What scientists have recently discovered is that polyunsaturated fats found in vegetable oils disrupt our sensations of fullness and hunger. LA seems to change the way ghrelin and leptin work within the body, increasing our hunger hormones and dimming our satiation hormones. When consumed in excess, vegetable oils contribute to overproduction of brain-controlling lipids called endocannabinoids that are responsible for signaling hunger to the brain. Like THC, the active ingredient in marijuana, endocannabinoids activate the pleasure sensors in the brain, sending us in search of food to satiate those sensors. Your brain is literally stoned on linoleic acid!
OLD RULE: All Fish Are Good for You
NEW RULE: Some Fish Make You Fat!
Besides protein, the great nutrient in fish is omega-3 fatty acids, which are derived from the very bottom of the ocean’s food chain and work their way up into the muscles of cold-water fish like halibut, mackerel and tuna. But much of what we eat today is farmed fish like tilapia, catfish and even most forms of salmon. Unless you know your fish was wild-caught, you’re better off getting the burger, because these creatures live on a diet of soy meal, and are particularly high in fat-promoting LA.
OLD RULE: Look Out for Foods High in Fat and Calories
NEW RULE: Eat Lots of Fat and Calories—but Make Sure They’re the Right Kind
High-energy foods like nuts have gotten bad raps in the past, but they’re packed with exactly the kind of calories we need. Coconut, because it’s primarily saturated fats, practically had its face plastered on the wall of the post office. And macadamia nuts have also been given suspicious glances thanks to their high fat content. But nuts are packed with protein, to support your ab muscles; heaped with healthy fats to reduce inflammation and promote weight loss; and filled with fiber to feed your good bacteria and help reduce belly fat and bad cholesterol.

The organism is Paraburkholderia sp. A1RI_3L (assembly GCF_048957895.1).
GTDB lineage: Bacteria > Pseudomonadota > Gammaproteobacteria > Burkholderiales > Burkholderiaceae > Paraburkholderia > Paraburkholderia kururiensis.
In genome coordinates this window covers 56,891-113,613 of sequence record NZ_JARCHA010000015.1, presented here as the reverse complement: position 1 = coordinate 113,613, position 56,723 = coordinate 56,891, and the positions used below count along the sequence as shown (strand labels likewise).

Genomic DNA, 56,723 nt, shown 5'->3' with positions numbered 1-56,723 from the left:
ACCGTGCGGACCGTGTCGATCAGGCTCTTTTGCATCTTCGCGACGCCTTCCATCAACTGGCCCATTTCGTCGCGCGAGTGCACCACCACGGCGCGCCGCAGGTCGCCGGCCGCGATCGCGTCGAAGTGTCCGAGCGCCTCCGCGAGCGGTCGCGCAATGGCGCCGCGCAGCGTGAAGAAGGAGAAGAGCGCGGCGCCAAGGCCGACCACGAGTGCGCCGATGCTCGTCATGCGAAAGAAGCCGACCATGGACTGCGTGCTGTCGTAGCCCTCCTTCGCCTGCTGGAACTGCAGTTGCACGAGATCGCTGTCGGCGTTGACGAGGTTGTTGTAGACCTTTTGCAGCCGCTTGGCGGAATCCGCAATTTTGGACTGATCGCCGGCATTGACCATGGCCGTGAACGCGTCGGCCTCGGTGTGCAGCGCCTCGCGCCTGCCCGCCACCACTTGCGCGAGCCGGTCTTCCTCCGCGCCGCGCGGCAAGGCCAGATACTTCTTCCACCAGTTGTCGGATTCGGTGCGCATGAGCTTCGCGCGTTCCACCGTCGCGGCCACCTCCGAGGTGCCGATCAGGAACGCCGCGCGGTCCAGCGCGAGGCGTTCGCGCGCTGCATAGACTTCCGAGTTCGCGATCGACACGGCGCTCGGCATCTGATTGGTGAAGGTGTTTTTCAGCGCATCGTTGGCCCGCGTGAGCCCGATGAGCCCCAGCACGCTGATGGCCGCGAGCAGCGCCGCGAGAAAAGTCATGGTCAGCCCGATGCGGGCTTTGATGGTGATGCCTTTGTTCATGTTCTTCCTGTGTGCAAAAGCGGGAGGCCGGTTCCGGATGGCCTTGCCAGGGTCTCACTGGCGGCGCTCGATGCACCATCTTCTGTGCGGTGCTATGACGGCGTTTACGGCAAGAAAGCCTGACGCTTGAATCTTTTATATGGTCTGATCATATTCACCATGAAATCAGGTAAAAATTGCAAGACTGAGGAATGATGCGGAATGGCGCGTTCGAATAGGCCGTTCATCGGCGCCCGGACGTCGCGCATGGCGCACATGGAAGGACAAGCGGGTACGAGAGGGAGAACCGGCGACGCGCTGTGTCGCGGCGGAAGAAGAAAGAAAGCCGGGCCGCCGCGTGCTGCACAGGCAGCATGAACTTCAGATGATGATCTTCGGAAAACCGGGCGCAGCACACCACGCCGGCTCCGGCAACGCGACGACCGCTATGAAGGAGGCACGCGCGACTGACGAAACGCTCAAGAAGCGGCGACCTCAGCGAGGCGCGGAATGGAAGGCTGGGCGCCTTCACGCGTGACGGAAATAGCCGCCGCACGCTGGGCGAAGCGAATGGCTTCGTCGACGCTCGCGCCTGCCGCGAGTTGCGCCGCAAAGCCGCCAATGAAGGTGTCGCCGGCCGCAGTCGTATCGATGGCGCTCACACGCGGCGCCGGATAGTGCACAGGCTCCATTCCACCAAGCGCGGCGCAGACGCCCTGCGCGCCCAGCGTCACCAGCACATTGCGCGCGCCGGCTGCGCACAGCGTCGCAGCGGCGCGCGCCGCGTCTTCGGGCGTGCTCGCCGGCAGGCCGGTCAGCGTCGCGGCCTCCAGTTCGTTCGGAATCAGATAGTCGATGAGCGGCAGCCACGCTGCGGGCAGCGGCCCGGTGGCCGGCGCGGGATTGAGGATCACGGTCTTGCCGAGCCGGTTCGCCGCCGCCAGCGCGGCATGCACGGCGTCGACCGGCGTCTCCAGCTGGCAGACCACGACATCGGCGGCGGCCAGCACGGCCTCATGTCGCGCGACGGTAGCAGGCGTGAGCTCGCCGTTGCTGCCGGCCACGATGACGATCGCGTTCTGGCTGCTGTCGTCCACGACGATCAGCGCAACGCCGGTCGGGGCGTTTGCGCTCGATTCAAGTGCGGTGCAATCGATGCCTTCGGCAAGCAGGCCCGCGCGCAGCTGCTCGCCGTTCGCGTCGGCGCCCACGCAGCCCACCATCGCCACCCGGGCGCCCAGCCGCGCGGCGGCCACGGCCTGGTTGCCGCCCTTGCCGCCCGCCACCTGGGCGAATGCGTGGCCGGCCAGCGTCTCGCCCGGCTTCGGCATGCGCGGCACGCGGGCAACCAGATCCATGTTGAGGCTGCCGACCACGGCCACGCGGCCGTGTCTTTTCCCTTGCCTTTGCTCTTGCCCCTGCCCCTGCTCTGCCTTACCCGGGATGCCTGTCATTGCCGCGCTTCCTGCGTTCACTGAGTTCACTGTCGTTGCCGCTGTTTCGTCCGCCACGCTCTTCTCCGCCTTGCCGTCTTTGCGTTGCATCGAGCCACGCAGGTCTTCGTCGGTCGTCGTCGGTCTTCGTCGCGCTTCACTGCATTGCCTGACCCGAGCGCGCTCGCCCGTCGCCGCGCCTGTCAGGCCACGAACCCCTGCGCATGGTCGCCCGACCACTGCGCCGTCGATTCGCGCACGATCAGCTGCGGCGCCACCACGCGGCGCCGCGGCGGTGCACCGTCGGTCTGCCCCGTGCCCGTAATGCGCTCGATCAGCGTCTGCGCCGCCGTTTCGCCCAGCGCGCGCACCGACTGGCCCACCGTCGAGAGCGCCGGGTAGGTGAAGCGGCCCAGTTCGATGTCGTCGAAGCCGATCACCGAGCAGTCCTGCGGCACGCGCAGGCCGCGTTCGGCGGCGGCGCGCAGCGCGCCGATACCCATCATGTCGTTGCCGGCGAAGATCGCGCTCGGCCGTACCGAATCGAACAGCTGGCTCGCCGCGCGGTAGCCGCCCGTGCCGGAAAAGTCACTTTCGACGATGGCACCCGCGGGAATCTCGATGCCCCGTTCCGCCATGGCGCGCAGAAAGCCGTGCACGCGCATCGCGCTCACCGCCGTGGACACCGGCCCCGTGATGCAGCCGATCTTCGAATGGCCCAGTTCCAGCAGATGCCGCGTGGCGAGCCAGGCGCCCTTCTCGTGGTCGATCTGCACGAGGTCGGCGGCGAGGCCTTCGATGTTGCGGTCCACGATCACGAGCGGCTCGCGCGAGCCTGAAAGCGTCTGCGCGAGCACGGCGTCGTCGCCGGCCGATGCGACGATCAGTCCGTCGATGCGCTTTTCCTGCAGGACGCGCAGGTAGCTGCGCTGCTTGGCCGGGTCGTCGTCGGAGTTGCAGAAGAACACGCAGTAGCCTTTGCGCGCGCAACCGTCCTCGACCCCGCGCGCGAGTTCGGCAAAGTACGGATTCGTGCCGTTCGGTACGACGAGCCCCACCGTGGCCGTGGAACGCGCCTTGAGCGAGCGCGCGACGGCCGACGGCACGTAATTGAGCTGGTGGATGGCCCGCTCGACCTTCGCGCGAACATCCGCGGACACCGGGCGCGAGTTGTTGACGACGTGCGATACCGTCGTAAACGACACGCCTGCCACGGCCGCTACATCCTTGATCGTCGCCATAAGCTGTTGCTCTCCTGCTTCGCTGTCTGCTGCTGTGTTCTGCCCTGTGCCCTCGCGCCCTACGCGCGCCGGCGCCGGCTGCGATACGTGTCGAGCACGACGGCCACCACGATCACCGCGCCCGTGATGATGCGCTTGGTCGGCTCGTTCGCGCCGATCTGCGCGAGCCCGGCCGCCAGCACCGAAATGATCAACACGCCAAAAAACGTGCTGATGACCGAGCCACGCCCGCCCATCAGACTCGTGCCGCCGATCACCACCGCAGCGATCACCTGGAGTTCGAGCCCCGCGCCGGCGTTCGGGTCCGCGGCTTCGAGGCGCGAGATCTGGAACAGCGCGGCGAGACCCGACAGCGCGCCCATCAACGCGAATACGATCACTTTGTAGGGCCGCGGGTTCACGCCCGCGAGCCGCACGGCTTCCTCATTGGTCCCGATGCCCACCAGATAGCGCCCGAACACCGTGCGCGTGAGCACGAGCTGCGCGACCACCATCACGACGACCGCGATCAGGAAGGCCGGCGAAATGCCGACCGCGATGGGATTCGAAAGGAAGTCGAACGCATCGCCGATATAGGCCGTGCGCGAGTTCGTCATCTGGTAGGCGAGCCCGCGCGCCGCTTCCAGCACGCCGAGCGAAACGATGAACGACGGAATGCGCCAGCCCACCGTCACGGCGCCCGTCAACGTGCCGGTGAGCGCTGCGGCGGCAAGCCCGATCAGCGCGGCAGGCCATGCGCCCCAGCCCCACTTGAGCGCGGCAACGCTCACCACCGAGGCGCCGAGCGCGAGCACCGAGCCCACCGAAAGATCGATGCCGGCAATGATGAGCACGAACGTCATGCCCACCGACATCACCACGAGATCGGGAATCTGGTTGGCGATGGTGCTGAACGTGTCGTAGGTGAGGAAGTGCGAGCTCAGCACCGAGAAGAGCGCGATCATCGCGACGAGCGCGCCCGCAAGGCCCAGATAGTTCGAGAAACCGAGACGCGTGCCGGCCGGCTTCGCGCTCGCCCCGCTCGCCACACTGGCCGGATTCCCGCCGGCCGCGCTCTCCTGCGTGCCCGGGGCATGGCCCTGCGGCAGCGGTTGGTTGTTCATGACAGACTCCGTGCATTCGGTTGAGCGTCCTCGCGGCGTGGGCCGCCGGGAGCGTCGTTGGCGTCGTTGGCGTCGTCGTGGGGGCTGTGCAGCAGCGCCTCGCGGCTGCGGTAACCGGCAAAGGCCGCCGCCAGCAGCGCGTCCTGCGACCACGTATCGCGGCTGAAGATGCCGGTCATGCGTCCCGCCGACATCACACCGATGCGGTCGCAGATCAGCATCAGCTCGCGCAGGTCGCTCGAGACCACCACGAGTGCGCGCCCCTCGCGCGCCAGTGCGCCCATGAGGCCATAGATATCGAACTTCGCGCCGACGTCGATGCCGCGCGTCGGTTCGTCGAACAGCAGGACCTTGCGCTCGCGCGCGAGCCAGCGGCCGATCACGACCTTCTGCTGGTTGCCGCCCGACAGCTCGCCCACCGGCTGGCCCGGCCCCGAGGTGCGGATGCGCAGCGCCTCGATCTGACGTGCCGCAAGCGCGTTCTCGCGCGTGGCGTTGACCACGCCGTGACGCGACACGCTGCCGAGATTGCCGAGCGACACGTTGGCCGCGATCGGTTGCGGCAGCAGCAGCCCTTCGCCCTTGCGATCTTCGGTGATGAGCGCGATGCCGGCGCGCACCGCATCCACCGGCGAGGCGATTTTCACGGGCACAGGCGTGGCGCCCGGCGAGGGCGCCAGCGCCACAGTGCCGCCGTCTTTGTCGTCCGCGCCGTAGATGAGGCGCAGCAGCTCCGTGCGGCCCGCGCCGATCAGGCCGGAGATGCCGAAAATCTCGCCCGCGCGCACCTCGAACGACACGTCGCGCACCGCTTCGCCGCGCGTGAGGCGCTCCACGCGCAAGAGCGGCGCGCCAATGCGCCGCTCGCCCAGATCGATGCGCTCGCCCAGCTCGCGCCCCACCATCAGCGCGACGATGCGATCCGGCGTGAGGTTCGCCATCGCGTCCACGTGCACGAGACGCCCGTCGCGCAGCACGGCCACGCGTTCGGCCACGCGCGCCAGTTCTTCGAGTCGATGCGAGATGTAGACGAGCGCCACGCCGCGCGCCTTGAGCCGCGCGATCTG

High-calorie, healthy-fat foods like nuts help to crowd out the unhealthy LA foods. When you eat a LA-rich diet, your fat cells fill with higher levels of fatty acids than when you eat a diet with the same number of calories, but with a better balance of oils.
OLD RULE: Starches Make You Gain Weight
NEW RULE: Starches Help You Melt Your Belly
Some starches, like lentil, peas, beans, oatmeal, bananas, corn and potatoes (especially with the skin on) are known as “resistant starch.” They pass through the small intestine intact and are digested in the large intestine, where our healthy gut microbes chomp away at them. That action causes our microbes to release a fatty acid called butyrate, which helps to turn off the genes that lead to inflammation and insulin resistance. A 2015 study in the Journal of Functional Foods found that when you eat resistant starch, your gut biome gets stronger. Health bacteria literally get a workout digesting the stuff, becoming more dominant and leading to a healthier gut.
OLD RULE: Eat More Diet Foods
NEW RULE: Nothing Labeled “diet” is Good for You.
In a lot of ways, a frozen Lean Cuisine lasagna is like a pop quiz with all the answers already written in. Your body doesn’t have to do any work at all—the fiber’s been stripped away, the nutrients extracted (and then added back in as easily dissolved chemicals), and the food is completely broken down. In fact, a study in the journal Food Nutrition Research found that processed foods require only 50 percent as many calories to process as whole foods do. So while you may be eating the same number of calories as another person, you’re going to gain weight faster if the majority of your foods come out of a bag, box or can.
OLD RULE: Cut Carbs to Get Cut
NEW RULE: Pile on the Grains to Find Your Abs
Like their cousins, the starches, grains often get disinvited to the most exclusive dinner parties, and for the same reason: they’re high in carbs. But grains and their cousins, legumes, are packed with the minerals magnesium and chromium, both of which battle the stress hormone cortisol. Whole grains also contain an amino acid called betaine, which positively influences the genetic mechanism for insulin resistance and fat storage. And grains are the number-one source of fiber in the American diet. In 2014, a team at Imperial College in London identified an anti-appetite molecule called acetate that’s naturally released when the fiber from grains is digested. Acetate acts on the brain, telling us to stop eating.